There is a tendency to assume that all who came to Tasmania in the early days were unwilling participants – convicts, their ‘keepers’ and the black sheep of the English gentry who, because of some indiscretion, were sent as far away as possible to avoid further embarrassment to their families. But, like all forays into ‘new worlds’, Tasmanian also had its fair share of brave, optimistic and adventurous souls who sought the potential endless opportunities.
One such was John Terry, and his letter home to his cousin in Yorkshire dated April 10 1822 tells it all.
Dear Cousin, I received your kind and welcome letter in June, 1821, which was a great treat. I received two grants of land, one of which is 100 acres at this place, on which I have built a capital spin-geared mill. As yet, I have only one pair of French stones, and neither bolting mill nor machine. It now earns at the rate of £600 a year, or thereabouts.
The mill stands close by the river (21 miles from Hobart Town, the capital), where great quantities of shipping come close to a navigable river, three miles above the mill. We have cut a basin, that boats come in, within 20 yards of the mill, and the great road is adjoining this farm. About 10 miles up the country I have got a grant of 1,400 acres, 700 of which is quite clear farming, and the other 700 has no more wood upon it than is necessary for building, fencing, etc. It has about l½ miles frontage of the River Derwent…
In the Spring I intend building a granary adjoining the mill. This will be necessary for toll alone, but by a little business in this, I think, will double the advantage. The mill is 19ft. high at the casings. It is a very powerful mill. We have water in the very driest season, that we can grind seven bushels an hour when business pushes. We have a peck for every two bushels, or one-eight part, which is now equal to 2/6. We have some days taken 10 bushels mulcture without candle light…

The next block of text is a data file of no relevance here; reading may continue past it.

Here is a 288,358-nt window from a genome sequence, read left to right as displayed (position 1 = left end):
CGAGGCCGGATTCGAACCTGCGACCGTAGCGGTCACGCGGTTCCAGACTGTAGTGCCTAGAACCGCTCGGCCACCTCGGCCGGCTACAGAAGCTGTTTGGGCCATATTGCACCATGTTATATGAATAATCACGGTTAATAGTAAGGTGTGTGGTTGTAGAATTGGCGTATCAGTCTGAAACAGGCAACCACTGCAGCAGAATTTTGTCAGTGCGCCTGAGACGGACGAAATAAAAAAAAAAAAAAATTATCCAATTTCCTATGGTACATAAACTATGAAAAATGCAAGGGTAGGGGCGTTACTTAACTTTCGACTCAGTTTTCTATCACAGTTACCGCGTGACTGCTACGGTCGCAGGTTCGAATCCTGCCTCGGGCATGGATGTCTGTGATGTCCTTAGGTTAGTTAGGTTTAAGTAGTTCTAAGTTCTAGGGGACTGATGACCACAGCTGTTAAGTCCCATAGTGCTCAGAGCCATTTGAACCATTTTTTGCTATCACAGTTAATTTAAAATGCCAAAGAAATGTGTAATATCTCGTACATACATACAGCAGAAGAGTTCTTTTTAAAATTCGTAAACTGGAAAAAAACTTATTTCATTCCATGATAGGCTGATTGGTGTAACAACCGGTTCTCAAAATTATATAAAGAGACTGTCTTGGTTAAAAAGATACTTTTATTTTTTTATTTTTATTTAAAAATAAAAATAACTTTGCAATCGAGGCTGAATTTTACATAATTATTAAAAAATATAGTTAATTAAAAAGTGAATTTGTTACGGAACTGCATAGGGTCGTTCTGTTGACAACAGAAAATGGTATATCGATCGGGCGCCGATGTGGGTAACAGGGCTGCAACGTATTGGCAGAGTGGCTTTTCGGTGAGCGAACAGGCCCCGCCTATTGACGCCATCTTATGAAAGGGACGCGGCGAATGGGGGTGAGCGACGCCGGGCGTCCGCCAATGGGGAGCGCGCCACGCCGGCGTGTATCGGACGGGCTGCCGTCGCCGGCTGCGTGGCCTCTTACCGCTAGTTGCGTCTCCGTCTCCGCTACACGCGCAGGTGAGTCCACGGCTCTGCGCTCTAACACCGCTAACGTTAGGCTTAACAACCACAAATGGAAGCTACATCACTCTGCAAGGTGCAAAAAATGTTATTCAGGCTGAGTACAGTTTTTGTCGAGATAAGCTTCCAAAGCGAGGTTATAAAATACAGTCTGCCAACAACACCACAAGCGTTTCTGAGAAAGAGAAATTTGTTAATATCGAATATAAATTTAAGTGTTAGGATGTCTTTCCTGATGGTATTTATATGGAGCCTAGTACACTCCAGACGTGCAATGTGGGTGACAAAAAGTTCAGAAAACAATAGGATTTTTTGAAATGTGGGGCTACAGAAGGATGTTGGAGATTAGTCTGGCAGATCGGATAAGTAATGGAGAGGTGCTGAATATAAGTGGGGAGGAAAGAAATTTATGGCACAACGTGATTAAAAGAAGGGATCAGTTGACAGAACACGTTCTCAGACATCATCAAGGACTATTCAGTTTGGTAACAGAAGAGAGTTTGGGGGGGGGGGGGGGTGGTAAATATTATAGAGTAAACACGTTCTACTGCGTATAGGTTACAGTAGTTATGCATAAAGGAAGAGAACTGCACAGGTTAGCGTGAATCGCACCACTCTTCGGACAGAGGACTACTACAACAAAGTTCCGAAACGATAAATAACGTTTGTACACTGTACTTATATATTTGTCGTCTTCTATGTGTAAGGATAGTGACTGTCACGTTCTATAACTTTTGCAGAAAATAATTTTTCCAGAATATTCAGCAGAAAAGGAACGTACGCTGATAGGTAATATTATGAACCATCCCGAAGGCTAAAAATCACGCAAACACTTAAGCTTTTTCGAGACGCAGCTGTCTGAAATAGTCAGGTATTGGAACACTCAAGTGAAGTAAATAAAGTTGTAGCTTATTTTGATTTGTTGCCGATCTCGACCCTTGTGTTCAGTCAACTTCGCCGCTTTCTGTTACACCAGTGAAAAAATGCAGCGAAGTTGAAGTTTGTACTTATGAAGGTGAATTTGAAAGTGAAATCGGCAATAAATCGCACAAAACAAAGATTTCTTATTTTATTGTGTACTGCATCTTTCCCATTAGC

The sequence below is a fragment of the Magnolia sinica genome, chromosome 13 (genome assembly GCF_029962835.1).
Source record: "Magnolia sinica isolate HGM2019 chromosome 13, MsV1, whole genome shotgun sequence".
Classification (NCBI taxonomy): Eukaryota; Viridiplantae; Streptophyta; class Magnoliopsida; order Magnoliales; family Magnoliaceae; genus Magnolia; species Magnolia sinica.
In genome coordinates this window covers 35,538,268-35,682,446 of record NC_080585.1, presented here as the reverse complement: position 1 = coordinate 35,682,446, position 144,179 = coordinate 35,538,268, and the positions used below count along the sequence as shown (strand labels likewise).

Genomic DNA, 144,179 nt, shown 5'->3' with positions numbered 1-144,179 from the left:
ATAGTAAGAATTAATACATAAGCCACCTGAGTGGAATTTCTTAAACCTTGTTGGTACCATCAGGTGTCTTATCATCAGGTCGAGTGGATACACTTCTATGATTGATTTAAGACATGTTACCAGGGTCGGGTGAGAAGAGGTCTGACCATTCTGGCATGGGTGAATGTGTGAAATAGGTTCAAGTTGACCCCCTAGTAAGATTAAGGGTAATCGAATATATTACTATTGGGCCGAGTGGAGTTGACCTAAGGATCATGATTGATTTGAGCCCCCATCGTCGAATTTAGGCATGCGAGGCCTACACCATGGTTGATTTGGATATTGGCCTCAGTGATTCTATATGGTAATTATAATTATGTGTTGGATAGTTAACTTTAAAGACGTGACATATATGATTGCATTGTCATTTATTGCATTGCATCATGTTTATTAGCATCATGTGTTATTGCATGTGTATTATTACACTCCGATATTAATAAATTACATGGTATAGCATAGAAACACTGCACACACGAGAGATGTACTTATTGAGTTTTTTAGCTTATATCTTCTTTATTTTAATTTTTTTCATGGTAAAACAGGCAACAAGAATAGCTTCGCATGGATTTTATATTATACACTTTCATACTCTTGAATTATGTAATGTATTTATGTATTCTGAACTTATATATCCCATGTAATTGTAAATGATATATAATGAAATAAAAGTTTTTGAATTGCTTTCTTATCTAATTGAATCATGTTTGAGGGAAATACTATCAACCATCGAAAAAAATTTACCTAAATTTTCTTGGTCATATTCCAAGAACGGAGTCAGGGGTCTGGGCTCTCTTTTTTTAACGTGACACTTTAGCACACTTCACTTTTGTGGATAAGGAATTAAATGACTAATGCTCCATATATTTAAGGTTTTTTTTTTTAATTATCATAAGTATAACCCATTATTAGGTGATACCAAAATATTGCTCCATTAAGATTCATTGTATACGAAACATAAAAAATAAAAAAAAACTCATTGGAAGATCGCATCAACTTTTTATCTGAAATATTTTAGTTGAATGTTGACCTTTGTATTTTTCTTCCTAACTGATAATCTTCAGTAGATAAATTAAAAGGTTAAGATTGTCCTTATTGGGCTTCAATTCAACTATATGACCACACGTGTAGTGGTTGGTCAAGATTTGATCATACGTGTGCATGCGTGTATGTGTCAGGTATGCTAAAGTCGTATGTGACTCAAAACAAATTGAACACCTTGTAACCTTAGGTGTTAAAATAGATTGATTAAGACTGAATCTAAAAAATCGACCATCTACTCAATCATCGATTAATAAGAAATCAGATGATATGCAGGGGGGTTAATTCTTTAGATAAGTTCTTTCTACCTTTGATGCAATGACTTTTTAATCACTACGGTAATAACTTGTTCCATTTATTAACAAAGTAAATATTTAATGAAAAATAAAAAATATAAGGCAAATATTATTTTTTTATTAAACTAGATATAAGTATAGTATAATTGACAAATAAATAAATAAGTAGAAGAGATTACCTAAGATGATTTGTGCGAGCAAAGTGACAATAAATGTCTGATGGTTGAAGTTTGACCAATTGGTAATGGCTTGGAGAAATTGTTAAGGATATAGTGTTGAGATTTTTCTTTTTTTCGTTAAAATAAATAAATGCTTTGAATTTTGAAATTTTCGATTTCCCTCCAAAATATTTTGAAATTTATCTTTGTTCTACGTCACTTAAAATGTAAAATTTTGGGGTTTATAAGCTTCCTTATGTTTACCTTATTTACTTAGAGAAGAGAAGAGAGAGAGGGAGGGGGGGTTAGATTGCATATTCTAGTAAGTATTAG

We first built a dwelling-house, out of which I can see boats pass and re-pass up and down the river, and into the mill basin, and see the bullocks, with carts, on the road behind the mill, and see the front door of the mill and water-wheel.We afterwards built a large fowl-house, stockyard, and places for breeding and feeding pigs. We have great plenty, of apples, peaches, and other English fruit. Apples hang upon the trees like onion ropes.
I have never known wheat unsound…Here is no starvation, no moors or hills, except the great mountains, where we can see snow eight months in the year.
P.S.-Wild ducks in great numbers as many as 200 or 300 rise at once. Black swans and land quails, wild pigeons, coloured like a peacock, and fish in great plenty.
The black native will not come within 30 or 40 miles, if they can avoid it, except a few that are civilised, that come into the town. Hunt the kangaroo. (sic)
P.S. Trees here cast a shell of bark, not leaves. Wood, when cut green, sinks in the water like stone. Your shortest day is our longest, so your Summer when our Winter. The cuckoo cries in the night and mostly in our Winter, the man in the moon is with his legs upwards.
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